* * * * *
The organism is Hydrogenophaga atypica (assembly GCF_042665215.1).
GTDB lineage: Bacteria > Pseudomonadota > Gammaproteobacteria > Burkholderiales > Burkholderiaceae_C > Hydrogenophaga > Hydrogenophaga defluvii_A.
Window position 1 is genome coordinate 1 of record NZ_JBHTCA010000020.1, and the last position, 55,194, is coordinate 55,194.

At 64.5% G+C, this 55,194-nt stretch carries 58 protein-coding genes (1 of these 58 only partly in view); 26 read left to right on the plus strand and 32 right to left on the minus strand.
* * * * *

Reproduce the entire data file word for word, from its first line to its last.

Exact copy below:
The organism is Hydrogenophaga atypica (assembly GCF_042665215.1).
GTDB lineage: Bacteria > Pseudomonadota > Gammaproteobacteria > Burkholderiales > Burkholderiaceae_C > Hydrogenophaga > Hydrogenophaga defluvii_A.
Window position 1 is genome coordinate 1 of record NZ_JBHTCA010000020.1, and the last position, 55,194, is coordinate 55,194.

At 64.5% G+C, this 55,194-nt stretch carries 58 protein-coding genes (1 of these 58 only partly in view); 26 read left to right on the plus strand and 32 right to left on the minus strand.